Comments by Adam Whitmore Subscribe

On Development of Carbon Pricing Could Benefit from a Two Hundred Year Old Idea

Jim,

At the moment we're not doing a great job of fully pricing the externalities.  The question is whether this kind of scheme can help further this - I think maybe yes.  As note other uses for revenue, which will include supporting low carbon technologies, also have good arguments.

 

Adam

 

 

September 16, 2015    View Comment    

On Development of Carbon Pricing Could Benefit from a Two Hundred Year Old Idea

Jim,

 

You make a very good point.  I was hinting at the problem you raise with my reference to elasticities in the post.  At the moment citizens have no direct incentive to seek greater reductions and higher prices.  My expectation is that tighter caps would lead to increased revenue for quite a while because of increased prices more than offseting decreased volumes (a 20% tightening of caps would  likely result in a more than 20% price rise), aligning incentives to some degree.  It certainly seems more likely that citizens will accept prices at around a realistic estimate of the social cost of carbon if they receive a portion of the revenue.  However it is possible that there would be an incentive to sell too much carbon at some point if this raised more revenue, which I think is the problem you are referring to.  If this problem does arise it is likely to be because some can impose costs on others.  This in turn argues for wider coverage, but this does not solve the problem due to the costs imposed on future generations and ecosystems.  So while I think it is a step forward, this type of scheme does not necessarly get you to a social optimal.  Equally it's not clear from current practice how else you might get there.  The question is whether it helps move in that direction from where we are now, which I think it potentially does.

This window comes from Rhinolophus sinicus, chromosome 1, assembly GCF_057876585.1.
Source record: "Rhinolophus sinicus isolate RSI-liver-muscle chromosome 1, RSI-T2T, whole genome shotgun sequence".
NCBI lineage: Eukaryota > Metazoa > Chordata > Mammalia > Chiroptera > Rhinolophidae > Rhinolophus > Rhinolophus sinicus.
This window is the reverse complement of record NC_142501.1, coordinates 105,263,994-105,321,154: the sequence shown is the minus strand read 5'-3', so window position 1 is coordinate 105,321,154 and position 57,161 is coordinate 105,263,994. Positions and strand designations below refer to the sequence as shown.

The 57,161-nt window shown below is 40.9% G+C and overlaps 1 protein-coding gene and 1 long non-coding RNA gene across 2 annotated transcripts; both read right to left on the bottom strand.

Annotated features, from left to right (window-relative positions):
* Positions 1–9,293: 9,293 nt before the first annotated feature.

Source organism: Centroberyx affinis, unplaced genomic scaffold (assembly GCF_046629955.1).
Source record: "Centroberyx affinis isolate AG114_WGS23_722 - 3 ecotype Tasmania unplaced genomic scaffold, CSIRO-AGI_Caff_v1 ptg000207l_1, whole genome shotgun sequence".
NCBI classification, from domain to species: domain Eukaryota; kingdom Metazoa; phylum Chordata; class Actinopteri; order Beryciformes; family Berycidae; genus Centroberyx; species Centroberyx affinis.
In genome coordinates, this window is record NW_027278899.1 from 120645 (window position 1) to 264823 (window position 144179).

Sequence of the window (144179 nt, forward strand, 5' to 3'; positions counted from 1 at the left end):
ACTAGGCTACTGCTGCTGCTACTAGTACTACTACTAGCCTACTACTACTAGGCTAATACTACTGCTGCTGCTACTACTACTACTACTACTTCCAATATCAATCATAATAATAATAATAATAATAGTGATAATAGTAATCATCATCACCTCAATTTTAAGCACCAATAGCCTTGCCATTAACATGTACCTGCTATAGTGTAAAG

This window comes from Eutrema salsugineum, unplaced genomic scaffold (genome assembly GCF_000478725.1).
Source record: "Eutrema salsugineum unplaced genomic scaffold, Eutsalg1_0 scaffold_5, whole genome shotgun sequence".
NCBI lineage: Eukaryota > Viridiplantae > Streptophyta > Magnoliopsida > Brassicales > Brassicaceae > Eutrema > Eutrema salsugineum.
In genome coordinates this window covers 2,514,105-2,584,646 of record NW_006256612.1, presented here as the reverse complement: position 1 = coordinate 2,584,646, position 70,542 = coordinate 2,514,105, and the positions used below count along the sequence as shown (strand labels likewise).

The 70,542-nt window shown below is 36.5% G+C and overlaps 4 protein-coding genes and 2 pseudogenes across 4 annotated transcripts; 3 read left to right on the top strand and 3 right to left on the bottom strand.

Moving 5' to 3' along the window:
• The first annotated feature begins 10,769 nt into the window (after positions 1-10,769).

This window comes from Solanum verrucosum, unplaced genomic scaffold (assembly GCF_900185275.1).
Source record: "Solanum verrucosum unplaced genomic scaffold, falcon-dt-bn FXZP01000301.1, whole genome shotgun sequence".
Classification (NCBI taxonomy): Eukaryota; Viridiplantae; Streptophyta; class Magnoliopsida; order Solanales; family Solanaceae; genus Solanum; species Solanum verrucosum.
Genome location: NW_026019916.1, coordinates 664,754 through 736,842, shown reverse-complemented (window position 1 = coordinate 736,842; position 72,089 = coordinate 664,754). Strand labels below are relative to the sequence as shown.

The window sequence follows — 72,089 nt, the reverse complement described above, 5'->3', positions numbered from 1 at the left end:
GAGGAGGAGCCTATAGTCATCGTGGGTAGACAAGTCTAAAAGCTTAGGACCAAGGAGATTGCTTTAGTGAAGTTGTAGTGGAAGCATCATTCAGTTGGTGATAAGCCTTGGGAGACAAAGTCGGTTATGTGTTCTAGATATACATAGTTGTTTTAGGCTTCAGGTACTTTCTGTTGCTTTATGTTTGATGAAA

Thanks once again for raising a very good point.

 

  

 

September 15, 2015    View Comment    

On Development of Carbon Pricing Could Benefit from a Two Hundred Year Old Idea

Hops,

 

My understanding is that revenue under AB32 must by used for climate related purposes, but does not return money directly to citizens.  

Adam

September 15, 2015    View Comment    

On Extrapolating Deployment Trends for Solar PV

Putting in the data you quote for 2013 and 2014 reduces the gradient to 6.16 and the total for 2030 to just over 1700MW.  Also, with this data it is easier to interpret the data as showing some signs of slowing rather than constant acceleration, which would bring the total down further.

April 2, 2015    View Comment    

On Extrapolating Deployment Trends for Solar PV

Data is quite similar for 2013: 37.6 GW from BP and 40.0 GW from Bloomberg New Energy Finance.  The main difference is for 2014, where I do not have data from BP and use Bloomberg's figure of 46.3 GW.  If you think Bloomberg's number is badly out it may be worth discussing the reasons for the discrepancy with them.  

March 31, 2015    View Comment    

On The IEA's Central Projections for Renewables Continue to Look Way Too Low

The wind capacity additions for 2014 are taken from Bloomberg who estimate 49.3 GW.  The Global Wind Energy Council estimate is a little higher at 51.5 GW.

I did not neglect the issue of retirements in suggesting a contraction.  It's simply that the levels of installation in the 1980, 1990s and very early 2000s were so low in comparison with today's levels that there is very little retirement relative to today's installation rates - a bit of repowering for wind almost the only thing happening - and this remains so for many years.  This is indeed shown on your charts.  It's certainly nowhere near making up the shortfall between the IEA's projections and the current installation rates until around 2030.  Hence there would be a contraction in the industry lasting a decade and a half or so under the IEA's projections.  After that replacement requirements for wind will begin to become more material and help recovery, though not for solar.